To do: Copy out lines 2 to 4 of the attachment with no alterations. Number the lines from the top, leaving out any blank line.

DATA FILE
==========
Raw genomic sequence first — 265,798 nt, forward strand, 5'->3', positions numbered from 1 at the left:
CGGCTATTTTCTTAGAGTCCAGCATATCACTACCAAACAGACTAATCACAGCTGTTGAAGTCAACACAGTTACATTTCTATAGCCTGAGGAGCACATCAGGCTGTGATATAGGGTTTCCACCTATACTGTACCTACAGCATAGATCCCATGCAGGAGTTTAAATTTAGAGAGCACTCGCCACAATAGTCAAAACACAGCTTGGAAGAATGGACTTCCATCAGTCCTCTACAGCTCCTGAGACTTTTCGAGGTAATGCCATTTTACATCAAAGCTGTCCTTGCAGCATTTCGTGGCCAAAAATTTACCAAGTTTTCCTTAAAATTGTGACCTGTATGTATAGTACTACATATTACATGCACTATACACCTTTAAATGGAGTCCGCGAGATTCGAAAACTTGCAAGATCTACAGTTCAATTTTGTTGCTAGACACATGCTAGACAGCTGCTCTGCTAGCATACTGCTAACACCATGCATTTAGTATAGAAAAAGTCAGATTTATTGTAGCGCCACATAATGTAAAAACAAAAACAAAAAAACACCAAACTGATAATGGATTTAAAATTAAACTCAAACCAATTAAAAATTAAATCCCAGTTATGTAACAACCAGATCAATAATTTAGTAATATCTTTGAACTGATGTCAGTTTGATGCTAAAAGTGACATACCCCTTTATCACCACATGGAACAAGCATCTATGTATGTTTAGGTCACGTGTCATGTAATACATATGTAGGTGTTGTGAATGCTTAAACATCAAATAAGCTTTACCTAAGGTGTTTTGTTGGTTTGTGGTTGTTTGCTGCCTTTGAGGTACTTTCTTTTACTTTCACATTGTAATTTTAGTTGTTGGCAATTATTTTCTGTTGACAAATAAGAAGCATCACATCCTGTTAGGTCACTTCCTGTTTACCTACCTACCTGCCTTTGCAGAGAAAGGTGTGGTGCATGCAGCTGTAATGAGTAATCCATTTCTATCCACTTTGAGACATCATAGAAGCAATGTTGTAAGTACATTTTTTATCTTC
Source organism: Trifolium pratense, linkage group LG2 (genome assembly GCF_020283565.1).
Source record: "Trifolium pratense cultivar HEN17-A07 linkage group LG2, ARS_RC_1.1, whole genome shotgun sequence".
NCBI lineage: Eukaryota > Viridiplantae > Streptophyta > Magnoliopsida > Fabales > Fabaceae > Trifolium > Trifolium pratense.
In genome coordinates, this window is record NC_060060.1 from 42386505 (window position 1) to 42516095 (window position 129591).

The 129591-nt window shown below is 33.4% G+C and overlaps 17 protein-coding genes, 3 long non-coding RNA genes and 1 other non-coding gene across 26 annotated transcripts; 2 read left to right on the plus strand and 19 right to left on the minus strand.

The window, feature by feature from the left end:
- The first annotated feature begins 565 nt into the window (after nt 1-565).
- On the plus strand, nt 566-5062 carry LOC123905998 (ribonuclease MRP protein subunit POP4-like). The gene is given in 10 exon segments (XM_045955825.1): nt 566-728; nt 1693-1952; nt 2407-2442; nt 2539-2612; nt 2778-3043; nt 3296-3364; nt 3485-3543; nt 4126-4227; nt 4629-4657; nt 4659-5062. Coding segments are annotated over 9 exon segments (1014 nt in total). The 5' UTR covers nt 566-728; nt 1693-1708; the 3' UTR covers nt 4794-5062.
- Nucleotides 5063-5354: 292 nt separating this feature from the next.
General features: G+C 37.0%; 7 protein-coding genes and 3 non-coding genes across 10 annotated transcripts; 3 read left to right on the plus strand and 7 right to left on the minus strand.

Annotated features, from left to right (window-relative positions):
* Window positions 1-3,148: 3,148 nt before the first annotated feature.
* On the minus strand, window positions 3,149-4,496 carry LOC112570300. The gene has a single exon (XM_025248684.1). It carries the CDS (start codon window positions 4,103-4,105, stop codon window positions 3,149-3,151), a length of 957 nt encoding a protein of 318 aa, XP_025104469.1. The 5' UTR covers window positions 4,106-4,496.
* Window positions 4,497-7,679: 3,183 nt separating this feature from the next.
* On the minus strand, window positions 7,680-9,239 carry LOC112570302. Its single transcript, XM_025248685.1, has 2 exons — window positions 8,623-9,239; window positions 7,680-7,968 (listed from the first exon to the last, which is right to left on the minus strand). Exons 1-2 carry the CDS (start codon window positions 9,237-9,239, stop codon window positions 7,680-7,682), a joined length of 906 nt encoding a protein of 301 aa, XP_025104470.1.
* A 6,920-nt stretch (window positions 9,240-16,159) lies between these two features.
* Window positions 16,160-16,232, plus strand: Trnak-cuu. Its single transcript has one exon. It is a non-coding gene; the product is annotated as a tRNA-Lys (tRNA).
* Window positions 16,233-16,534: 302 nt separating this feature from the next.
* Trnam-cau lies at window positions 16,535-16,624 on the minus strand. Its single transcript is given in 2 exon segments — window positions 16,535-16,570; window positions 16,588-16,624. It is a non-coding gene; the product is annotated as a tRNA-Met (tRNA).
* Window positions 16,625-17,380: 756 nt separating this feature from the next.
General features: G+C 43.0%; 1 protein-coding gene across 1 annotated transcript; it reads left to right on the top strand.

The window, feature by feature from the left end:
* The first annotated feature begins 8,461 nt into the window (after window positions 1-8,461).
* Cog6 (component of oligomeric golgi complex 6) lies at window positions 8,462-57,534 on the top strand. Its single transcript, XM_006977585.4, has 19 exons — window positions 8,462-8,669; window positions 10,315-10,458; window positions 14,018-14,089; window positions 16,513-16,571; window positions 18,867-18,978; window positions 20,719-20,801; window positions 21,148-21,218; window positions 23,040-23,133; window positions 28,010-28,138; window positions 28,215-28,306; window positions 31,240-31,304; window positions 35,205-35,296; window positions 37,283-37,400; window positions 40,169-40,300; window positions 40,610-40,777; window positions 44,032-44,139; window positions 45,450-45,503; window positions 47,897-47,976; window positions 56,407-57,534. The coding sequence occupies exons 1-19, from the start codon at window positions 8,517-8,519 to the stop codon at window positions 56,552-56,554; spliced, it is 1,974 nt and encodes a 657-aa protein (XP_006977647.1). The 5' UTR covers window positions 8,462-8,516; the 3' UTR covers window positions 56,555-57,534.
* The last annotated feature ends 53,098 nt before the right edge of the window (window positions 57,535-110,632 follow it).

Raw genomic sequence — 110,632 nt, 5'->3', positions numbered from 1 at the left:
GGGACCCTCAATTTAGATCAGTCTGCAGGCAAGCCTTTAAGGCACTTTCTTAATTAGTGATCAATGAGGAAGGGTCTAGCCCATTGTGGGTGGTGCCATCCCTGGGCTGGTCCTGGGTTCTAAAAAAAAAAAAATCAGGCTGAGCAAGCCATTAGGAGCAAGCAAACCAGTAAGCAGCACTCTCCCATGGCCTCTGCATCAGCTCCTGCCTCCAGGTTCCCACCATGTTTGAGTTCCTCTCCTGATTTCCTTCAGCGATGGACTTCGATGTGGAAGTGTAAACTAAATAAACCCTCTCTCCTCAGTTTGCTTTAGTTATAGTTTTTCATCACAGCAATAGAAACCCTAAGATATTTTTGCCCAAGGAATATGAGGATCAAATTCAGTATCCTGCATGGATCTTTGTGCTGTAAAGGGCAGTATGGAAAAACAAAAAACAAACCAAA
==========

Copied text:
CGGCTATTTTCTTAGAGTCCAGCATATCACTACCAAACAGACTAATCACAGCTGTTGAAGTCAACACAGTTACATTTCTATAGCCTGAGGAGCACATCAGGCTGTGATATAGGGTTTCCACCTATACTGTACCTACAGCATAGATCCCATGCAGGAGTTTAAATTTAGAGAGCACTCGCCACAATAGTCAAAACACAGCTTGGAAGAATGGACTTCCATCAGTCCTCTACAGCTCCTGAGACTTTTCGAGGTAATGCCATTTTACATCAAAGCTGTCCTTGCAGCATTTCGTGGCCAAAAATTTACCAAGTTTTCCTTAAAATTGTGACCTGTATGTATAGTACTACATATTACATGCACTATACACCTTTAAATGGAGTCCGCGAGATTCGAAAACTTGCAAGATCTACAGTTCAATTTTGTTGCTAGACACATGCTAGACAGCTGCTCTGCTAGCATACTGCTAACACCATGCATTTAGTATAGAAAAAGTCAGATTTATTGTAGCGCCACATAATGTAAAAACAAAAACAAAAAAACACCAAACTGATAATGGATTTAAAATTAAACTCAAACCAATTAAAAATTAAATCCCAGTTATGTAACAACCAGATCAATAATTTAGTAATATCTTTGAACTGATGTCAGTTTGATGCTAAAAGTGACATACCCCTTTATCACCACATGGAACAAGCATCTATGTATGTTTAGGTCACGTGTCATGTAATACATATGTAGGTGTTGTGAATGCTTAAACATCAAATAAGCTTTACCTAAGGTGTTTTGTTGGTTTGTGGTTGTTTGCTGCCTTTGAGGTACTTTCTTTTACTTTCACATTGTAATTTTAGTTGTTGGCAATTATTTTCTGTTGACAAATAAGAAGCATCACATCCTGTTAGGTCACTTCCTGTTTACCTACCTACCTGCCTTTGCAGAGAAAGGTGTGGTGCATGCAGCTGTAATGAGTAATCCATTTCTATCCACTTTGAGACATCATAGAAGCAATGTTGTAAGTACATTTTTTATCTTC
Source organism: Trifolium pratense, linkage group LG2 (genome assembly GCF_020283565.1).
Source record: "Trifolium pratense cultivar HEN17-A07 linkage group LG2, ARS_RC_1.1, whole genome shotgun sequence".